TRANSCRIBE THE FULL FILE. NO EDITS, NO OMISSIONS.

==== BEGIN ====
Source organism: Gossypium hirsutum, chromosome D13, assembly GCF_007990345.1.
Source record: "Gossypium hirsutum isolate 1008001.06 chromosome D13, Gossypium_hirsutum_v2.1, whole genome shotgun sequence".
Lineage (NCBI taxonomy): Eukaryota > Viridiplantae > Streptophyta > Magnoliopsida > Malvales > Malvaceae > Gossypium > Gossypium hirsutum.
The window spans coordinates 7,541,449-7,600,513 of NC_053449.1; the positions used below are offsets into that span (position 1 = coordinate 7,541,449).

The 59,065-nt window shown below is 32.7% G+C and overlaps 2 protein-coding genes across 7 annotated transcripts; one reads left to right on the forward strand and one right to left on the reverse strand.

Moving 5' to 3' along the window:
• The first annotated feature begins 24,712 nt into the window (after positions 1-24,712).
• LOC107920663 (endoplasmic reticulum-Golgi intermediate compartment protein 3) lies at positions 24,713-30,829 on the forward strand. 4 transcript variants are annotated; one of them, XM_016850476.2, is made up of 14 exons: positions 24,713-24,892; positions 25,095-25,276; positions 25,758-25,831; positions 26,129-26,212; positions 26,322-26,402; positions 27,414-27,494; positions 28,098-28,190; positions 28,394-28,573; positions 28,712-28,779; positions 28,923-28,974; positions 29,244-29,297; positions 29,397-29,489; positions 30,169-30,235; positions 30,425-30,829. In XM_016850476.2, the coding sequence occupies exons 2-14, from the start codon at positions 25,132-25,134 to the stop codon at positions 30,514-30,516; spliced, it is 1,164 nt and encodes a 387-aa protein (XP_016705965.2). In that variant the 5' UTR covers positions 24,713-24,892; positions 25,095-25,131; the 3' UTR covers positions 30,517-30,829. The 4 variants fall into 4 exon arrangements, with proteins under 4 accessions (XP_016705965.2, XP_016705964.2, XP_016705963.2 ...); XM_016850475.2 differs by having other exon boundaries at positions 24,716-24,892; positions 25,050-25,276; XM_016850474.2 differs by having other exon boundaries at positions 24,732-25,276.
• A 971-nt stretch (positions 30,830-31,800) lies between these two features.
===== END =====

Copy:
Source organism: Gossypium hirsutum, chromosome D13, assembly GCF_007990345.1.
Source record: "Gossypium hirsutum isolate 1008001.06 chromosome D13, Gossypium_hirsutum_v2.1, whole genome shotgun sequence".
Lineage (NCBI taxonomy): Eukaryota > Viridiplantae > Streptophyta > Magnoliopsida > Malvales > Malvaceae > Gossypium > Gossypium hirsutum.
The window spans coordinates 7,541,449-7,600,513 of NC_053449.1; the positions used below are offsets into that span (position 1 = coordinate 7,541,449).

The 59,065-nt window shown below is 32.7% G+C and overlaps 2 protein-coding genes across 7 annotated transcripts; one reads left to right on the forward strand and one right to left on the reverse strand.

Moving 5' to 3' along the window:
• The first annotated feature begins 24,712 nt into the window (after positions 1-24,712).
• LOC107920663 (endoplasmic reticulum-Golgi intermediate compartment protein 3) lies at positions 24,713-30,829 on the forward strand. 4 transcript variants are annotated; one of them, XM_016850476.2, is made up of 14 exons: positions 24,713-24,892; positions 25,095-25,276; positions 25,758-25,831; positions 26,129-26,212; positions 26,322-26,402; positions 27,414-27,494; positions 28,098-28,190; positions 28,394-28,573; positions 28,712-28,779; positions 28,923-28,974; positions 29,244-29,297; positions 29,397-29,489; positions 30,169-30,235; positions 30,425-30,829. In XM_016850476.2, the coding sequence occupies exons 2-14, from the start codon at positions 25,132-25,134 to the stop codon at positions 30,514-30,516; spliced, it is 1,164 nt and encodes a 387-aa protein (XP_016705965.2). In that variant the 5' UTR covers positions 24,713-24,892; positions 25,095-25,131; the 3' UTR covers positions 30,517-30,829. The 4 variants fall into 4 exon arrangements, with proteins under 4 accessions (XP_016705965.2, XP_016705964.2, XP_016705963.2 ...); XM_016850475.2 differs by having other exon boundaries at positions 24,716-24,892; positions 25,050-25,276; XM_016850474.2 differs by having other exon boundaries at positions 24,732-25,276.
• A 971-nt stretch (positions 30,830-31,800) lies between these two features.